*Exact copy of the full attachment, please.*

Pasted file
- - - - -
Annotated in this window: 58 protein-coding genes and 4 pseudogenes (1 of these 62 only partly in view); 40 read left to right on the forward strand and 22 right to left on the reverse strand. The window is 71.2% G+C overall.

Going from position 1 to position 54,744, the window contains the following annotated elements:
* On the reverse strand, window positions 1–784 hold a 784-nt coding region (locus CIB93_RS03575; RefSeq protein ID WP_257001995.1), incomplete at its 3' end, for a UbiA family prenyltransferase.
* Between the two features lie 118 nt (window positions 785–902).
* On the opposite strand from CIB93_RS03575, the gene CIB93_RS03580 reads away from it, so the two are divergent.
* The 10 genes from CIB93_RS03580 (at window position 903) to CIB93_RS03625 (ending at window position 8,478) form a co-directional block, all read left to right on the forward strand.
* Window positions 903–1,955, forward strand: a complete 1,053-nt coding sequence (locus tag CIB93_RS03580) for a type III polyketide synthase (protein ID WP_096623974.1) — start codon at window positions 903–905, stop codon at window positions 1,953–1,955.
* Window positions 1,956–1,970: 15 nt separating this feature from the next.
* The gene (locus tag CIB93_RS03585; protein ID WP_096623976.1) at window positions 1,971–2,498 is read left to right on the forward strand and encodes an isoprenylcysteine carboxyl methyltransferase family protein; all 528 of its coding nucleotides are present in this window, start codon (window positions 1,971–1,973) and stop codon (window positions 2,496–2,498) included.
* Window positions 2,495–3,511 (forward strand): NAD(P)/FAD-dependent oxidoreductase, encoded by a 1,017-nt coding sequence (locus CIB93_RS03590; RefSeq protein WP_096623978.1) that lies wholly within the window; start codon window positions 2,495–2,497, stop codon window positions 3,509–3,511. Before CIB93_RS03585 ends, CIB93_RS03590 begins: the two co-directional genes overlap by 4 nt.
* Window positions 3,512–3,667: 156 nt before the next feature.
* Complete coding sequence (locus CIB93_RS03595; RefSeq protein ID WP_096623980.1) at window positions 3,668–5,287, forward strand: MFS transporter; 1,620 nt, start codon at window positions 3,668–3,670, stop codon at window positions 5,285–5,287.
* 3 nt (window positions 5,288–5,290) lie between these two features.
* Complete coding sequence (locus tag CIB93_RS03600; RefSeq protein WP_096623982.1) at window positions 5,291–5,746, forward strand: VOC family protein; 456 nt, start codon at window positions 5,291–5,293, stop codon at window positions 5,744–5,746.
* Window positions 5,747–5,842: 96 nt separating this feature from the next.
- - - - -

Annotated in this window: 58 protein-coding genes and 4 pseudogenes (1 of these 62 only partly in view); 40 read left to right on the forward strand and 22 right to left on the reverse strand. The window is 71.2% G+C overall.

Going from position 1 to position 54,744, the window contains the following annotated elements:
* On the reverse strand, window positions 1–784 hold a 784-nt coding region (locus CIB93_RS03575; RefSeq protein ID WP_257001995.1), incomplete at its 3' end, for a UbiA family prenyltransferase.
* Between the two features lie 118 nt (window positions 785–902).
* On the opposite strand from CIB93_RS03575, the gene CIB93_RS03580 reads away from it, so the two are divergent.
* The 10 genes from CIB93_RS03580 (at window position 903) to CIB93_RS03625 (ending at window position 8,478) form a co-directional block, all read left to right on the forward strand.
* Window positions 903–1,955, forward strand: a complete 1,053-nt coding sequence (locus tag CIB93_RS03580) for a type III polyketide synthase (protein ID WP_096623974.1) — start codon at window positions 903–905, stop codon at window positions 1,953–1,955.
* Window positions 1,956–1,970: 15 nt separating this feature from the next.
* The gene (locus tag CIB93_RS03585; protein ID WP_096623976.1) at window positions 1,971–2,498 is read left to right on the forward strand and encodes an isoprenylcysteine carboxyl methyltransferase family protein; all 528 of its coding nucleotides are present in this window, start codon (window positions 1,971–1,973) and stop codon (window positions 2,496–2,498) included.
* Window positions 2,495–3,511 (forward strand): NAD(P)/FAD-dependent oxidoreductase, encoded by a 1,017-nt coding sequence (locus CIB93_RS03590; RefSeq protein WP_096623978.1) that lies wholly within the window; start codon window positions 2,495–2,497, stop codon window positions 3,509–3,511. Before CIB93_RS03585 ends, CIB93_RS03590 begins: the two co-directional genes overlap by 4 nt.
* Window positions 3,512–3,667: 156 nt before the next feature.
* Complete coding sequence (locus CIB93_RS03595; RefSeq protein ID WP_096623980.1) at window positions 3,668–5,287, forward strand: MFS transporter; 1,620 nt, start codon at window positions 3,668–3,670, stop codon at window positions 5,285–5,287.
* 3 nt (window positions 5,288–5,290) lie between these two features.
* Complete coding sequence (locus tag CIB93_RS03600; RefSeq protein WP_096623982.1) at window positions 5,291–5,746, forward strand: VOC family protein; 456 nt, start codon at window positions 5,291–5,293, stop codon at window positions 5,744–5,746.
* Window positions 5,747–5,842: 96 nt separating this feature from the next.